At the same time, philosophy professors and students might also profit from the questions that challenge firms and industries. They might broaden their scope and find that they, too, can contribute to the productivity of firms, industries, and the economy in general. But it is past time that some basic principles in the theory of knowledge and of philosophy of science be introduced into schools of business administration.

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  1. CommentedPlamen Shalafov

    "No book on innovation that I have read makes the connection between innovation and the theory of knowledge and philosophy of science."

    I would refer to the books of Nassim Taleb as an example, both "The Black Swan" and "Antifragile". He cites a handful of thinkers who do make this connection in their works.

  2. CommentedNathan Coppedge

    What is neither a conservative approach nor disappointing is the use of a quadratic qualia system using a diagram similar to the one familiar in mathematics by Descartes. As might be observed, the opposite of Category A (field A or ++) is Category C (field C or --); the opposite of Category B (field -+) is Category D (field +-).

    The use of this system may be demonstrated shortly and sweetly, especially without invoking competition or numbers. Every variable considered is reduced to a category, and must consist of an exclusive quality, defined as a quality that has an opposite. Axis A-C and Axis B-D are then set to be opposites, one (the first) being a subject axis, and the second a context axis.

    In one example, Digital-Watch (two variables, which we will treat as not opposite, and hence the basis for two further opposites) reduces to Math-Time. Math-NonMath becomes one axis, and Time-Immortal becomes another axis. Here the possible comparisons are not between opposites, because this would be contradictory, but between non-opposites. However, multiple non-opposites can be combined. The result is two ideas: [1] Immortal Math, Time for Non-Math is one set, and [2] Immortal Non-Math, Time for Math is another set.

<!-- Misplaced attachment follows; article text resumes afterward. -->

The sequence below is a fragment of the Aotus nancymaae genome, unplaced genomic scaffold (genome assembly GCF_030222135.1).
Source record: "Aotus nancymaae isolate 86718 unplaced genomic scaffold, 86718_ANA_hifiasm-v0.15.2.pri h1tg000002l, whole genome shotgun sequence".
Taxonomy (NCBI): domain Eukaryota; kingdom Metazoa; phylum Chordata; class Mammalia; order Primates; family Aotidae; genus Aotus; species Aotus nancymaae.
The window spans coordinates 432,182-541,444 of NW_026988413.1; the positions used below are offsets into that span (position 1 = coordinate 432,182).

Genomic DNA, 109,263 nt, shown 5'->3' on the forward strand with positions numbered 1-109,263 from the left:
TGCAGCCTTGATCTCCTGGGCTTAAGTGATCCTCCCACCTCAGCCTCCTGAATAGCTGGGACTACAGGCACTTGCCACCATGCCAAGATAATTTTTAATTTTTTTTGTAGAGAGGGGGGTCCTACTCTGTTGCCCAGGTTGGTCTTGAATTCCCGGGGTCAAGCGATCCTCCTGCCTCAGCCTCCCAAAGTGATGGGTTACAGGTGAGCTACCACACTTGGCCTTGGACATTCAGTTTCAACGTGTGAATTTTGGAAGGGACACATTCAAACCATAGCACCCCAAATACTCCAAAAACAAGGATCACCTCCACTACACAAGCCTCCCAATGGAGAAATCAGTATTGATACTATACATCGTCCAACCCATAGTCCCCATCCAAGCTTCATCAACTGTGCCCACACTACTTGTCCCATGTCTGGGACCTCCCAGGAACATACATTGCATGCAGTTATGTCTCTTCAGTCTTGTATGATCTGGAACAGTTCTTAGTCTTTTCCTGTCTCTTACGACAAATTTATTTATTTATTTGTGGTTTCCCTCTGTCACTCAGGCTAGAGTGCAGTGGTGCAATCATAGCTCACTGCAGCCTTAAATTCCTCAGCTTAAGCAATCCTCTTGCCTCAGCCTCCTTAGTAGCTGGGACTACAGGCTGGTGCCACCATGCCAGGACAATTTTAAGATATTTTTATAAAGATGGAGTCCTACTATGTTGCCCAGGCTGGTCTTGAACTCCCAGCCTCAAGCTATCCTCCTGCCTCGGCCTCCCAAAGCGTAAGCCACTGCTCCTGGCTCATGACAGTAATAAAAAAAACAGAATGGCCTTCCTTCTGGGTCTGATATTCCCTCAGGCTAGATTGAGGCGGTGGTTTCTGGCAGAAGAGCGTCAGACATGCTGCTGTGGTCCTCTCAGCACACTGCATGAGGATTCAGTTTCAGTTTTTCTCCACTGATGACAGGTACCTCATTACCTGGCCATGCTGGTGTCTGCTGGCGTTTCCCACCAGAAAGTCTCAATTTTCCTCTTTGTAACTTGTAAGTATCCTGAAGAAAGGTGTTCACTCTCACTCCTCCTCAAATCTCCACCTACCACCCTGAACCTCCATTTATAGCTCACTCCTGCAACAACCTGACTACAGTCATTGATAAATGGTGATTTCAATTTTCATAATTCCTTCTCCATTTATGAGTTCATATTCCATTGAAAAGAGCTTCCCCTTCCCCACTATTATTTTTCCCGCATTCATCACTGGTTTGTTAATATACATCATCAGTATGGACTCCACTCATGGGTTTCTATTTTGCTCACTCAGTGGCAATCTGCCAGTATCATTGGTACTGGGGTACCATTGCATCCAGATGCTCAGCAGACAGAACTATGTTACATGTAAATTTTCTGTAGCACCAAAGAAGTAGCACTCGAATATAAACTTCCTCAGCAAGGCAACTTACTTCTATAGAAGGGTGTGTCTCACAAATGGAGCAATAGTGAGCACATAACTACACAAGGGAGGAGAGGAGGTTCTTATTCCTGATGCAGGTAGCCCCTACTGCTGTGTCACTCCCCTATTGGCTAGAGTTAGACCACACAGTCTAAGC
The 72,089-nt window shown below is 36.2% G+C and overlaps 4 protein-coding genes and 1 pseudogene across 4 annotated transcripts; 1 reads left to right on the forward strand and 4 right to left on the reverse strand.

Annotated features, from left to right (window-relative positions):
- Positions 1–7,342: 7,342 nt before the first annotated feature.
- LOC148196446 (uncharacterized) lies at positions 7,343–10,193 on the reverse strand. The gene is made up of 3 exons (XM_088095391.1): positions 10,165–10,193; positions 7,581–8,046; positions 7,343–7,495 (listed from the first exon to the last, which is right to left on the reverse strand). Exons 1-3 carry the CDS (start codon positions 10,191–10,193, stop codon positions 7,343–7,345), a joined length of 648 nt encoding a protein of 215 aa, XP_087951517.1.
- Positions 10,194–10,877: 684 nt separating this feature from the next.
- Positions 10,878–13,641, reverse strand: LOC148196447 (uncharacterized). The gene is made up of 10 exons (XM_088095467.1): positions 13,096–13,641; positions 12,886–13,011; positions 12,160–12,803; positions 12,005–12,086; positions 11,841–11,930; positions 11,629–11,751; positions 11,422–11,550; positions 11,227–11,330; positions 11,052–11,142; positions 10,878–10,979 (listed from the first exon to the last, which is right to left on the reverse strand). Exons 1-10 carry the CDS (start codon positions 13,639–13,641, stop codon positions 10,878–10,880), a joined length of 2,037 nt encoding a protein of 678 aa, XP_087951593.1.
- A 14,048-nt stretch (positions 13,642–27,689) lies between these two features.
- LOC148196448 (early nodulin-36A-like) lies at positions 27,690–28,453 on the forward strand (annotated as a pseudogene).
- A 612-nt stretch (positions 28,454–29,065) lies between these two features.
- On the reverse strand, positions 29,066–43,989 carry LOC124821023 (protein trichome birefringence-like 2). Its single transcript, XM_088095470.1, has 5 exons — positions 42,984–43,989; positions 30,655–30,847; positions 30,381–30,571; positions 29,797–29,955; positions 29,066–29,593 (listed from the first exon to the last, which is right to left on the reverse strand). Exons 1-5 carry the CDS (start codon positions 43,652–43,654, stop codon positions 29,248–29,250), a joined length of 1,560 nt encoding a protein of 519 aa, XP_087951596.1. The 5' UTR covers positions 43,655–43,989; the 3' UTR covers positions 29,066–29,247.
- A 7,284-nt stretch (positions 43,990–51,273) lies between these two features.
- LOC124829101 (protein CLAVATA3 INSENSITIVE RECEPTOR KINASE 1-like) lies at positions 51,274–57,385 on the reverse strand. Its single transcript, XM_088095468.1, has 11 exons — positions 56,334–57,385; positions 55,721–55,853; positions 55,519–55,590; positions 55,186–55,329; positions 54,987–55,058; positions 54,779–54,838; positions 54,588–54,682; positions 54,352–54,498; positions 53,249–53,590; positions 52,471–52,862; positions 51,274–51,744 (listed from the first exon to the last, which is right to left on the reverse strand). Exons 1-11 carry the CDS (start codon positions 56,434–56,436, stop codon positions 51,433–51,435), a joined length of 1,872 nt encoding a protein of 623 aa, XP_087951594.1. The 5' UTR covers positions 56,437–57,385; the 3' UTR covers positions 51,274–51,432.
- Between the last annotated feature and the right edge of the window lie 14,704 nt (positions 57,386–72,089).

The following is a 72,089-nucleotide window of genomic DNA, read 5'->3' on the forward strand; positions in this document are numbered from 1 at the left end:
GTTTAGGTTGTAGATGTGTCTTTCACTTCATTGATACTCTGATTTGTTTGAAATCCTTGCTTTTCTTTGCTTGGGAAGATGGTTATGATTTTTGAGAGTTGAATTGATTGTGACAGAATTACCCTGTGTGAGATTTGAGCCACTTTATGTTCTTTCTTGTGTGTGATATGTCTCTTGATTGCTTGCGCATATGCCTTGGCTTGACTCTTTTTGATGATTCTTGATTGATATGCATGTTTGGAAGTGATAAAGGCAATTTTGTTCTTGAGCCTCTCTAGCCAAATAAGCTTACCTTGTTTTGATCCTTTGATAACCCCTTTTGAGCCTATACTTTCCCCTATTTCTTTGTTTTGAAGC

This may seem useless at first, until the analogy of the digital watch is introduced. [1] Immortal Math refers to the function of the watch (originally a digital display), suggesting a possibility of more accurate displays, called immortal displays, such as a Subliminal Watch, a Wireless Watch, or a Health Watch, or some combination of these. [2] Non-math is originally a reference to the opposite of the display, but here could mean an opposite category of watch function, such as a Mechanical Watch (a watch that serves as a tool rather than a watch), a Kinetic Watch (a watch with an aesthetic, musical, or game function), or a Self-Winding Watch. [3] Immortal non-math refers originally to the pure opposite of the digital watch, and occurs at stage three to inspire creativity. What might be considered is a watch (the base function) upon which time has operated, instead of one that operates time by itself. In this case, good solutions might be a Time Sculpture, a Screen Saver, or a watch that operates by changing shape or acquiring physical rather than linguistic marks. For example, a watch that appeals to emotions, or a watch that depicts things that happen during that time of day. [4] Time for math returns the categorical puzzle box to the original position, concerned with what the watch already is. Essentially, any of the above-mentioned types of watches and watch functions might be applied to the original design. The key insight is that there is a direct variable-to-variable correlation. For example, if we want to depict storm clouds on the watch on a screen, the storm clouds must relate to one of the two original elements: time or math (the name of this category). For example, the storm clouds could be a number system, or the storm clouds could rain when it is time for an appointment, etc.

    I think that clarifies the potential importance of categorical knowledge in inspiring innovation and design. More about this in my book, The Dimensional Philosopher's Toolkit (2013), which explains the method of categorical deduction in detail, with examples of advanced methods and variations.

    1. CommentedNathan Coppedge

      Another simpler approach to the digital watch example is to interpret Math-Time directly, producing 'time displayed as mathematics' or 'chronology that obeys math functions'.